Your portfolio recovery plan

In our most recent posts, we have noted that the current bear market has revealed the deep problems in the existing structure of "wealth management" that we have long been aware of and warned about (long before we ever started a blog).

We have noted articles appearing which give evidence of the damage that the "intermediary" system can give rise to, in which well-meaning "financial advisors" or "wealth managers" outsource investments to third-party investment managers. In an attempt to funnel their clients' money into asset categories that were "working" when everything else wasn't, these financial intermediaries steered many investors into commodities and into international investments during 2008, often with catastrophic results.

We have also pointed out that because they do not manage the money themselves, "wealth management" professionals are forced to rely on money managers at large investment management companies which provide mutual funds or separate accounts for those clients. We noted that there are many structural drawbacks to mutual funds, in this post from December called "The further you are from owning individual companies . . ." and this one from May entitled "Some drawbacks of mutual funds." We have also noted that even separate accounts that some advisors use instead of mutual funds can fall prey to some of the same drawbacks as mutual funds, as explained in another post from December entitled "Anatomy of 'style drift'".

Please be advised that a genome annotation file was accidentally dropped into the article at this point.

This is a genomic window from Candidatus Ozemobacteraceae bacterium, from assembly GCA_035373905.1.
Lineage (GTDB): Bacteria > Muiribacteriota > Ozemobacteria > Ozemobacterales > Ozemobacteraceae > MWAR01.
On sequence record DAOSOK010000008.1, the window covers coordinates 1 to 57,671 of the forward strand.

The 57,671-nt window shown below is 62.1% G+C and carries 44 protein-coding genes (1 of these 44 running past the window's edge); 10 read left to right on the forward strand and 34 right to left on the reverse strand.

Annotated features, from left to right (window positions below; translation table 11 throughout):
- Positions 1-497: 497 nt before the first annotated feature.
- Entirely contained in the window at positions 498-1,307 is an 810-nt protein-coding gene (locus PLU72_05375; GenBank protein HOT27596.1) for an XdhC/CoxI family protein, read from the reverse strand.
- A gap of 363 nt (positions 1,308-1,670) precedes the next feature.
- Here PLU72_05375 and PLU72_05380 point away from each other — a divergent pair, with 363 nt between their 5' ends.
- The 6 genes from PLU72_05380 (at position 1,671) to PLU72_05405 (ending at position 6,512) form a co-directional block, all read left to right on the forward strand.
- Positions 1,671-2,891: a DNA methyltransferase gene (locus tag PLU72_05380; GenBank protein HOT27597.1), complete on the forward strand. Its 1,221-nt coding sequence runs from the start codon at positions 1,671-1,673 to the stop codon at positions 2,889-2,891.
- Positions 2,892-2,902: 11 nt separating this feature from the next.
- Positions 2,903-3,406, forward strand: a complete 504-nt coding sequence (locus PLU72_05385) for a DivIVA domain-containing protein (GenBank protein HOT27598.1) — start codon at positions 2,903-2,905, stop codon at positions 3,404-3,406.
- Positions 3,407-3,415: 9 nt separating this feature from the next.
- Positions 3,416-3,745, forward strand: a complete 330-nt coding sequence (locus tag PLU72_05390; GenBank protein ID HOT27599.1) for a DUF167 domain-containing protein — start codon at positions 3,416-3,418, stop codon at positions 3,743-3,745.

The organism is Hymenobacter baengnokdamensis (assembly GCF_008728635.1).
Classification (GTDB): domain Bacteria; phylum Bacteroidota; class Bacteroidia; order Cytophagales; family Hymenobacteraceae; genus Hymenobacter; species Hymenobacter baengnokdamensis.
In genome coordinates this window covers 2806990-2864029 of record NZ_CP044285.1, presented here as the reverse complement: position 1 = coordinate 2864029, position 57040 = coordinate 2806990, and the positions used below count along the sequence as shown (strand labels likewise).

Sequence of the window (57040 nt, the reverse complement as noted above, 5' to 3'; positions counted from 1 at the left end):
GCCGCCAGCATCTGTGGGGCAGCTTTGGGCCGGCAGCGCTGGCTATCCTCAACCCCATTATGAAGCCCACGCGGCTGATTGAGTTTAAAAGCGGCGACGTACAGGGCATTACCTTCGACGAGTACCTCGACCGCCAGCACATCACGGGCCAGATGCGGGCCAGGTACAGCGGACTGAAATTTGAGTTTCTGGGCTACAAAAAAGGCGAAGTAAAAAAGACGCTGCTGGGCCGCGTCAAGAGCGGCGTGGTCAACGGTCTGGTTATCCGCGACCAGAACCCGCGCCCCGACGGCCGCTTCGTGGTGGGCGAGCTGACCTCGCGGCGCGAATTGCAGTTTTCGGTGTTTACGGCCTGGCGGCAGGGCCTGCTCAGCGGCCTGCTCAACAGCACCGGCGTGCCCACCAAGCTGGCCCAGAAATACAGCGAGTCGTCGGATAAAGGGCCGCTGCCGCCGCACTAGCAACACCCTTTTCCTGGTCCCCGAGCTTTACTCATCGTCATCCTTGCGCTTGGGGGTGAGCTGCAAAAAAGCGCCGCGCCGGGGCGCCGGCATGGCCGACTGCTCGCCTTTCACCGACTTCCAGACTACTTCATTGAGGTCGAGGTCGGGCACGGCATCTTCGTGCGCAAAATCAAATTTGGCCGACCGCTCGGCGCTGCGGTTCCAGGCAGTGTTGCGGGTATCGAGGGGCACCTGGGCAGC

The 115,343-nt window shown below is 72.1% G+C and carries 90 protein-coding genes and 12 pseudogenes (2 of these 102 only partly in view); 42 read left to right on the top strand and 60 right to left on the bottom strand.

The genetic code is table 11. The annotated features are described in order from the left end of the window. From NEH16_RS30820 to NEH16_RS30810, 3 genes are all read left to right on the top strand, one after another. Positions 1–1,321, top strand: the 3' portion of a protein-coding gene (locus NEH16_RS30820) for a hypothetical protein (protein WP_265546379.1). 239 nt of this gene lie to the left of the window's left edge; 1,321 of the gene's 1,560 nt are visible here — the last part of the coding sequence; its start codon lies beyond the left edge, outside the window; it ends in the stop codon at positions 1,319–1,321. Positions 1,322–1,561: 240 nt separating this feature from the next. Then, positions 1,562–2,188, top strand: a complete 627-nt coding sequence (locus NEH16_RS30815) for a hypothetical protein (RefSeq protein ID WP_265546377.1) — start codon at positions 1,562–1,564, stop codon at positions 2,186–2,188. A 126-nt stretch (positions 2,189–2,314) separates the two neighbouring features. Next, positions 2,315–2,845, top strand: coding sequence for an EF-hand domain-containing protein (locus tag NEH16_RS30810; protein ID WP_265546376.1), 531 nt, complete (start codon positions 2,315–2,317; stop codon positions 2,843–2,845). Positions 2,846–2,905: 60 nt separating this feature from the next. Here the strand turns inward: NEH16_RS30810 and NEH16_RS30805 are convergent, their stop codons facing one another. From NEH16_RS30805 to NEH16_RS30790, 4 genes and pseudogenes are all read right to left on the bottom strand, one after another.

Investors who are now realizing the truth of some of these assertions, or who are facing losses from investments that have been hit harder than even the overall market, may be thinking of making changes to their portfolios going forward.

To investors in that sitaution, we would offer the following advice: "Beware of knee-jerk reactions." We would offer the same advice to those who ask us what changes, if any, should be made in the wake of the recent US presidential election.

Even if you are considering a major change to your investment structure (getting away from mutual funds, for example, or international investments), the dramatic price drops will turn around at some point for many investments, providing a major rally. That will be a better time to make necessary changes, rather than at the current depths. (Obviously, individual companies that are likely to go bankrupt would not see a rally, and such advice does not apply in those situations).

In the meantime, investors should be researching and preparing so that they are ready to move when the time is propitious.

This is the way we approach portfolio investment changes as professional portfolio managers, and one we believe is prudent for individual investors as well.

For future posts dealing with this same topic, see also:

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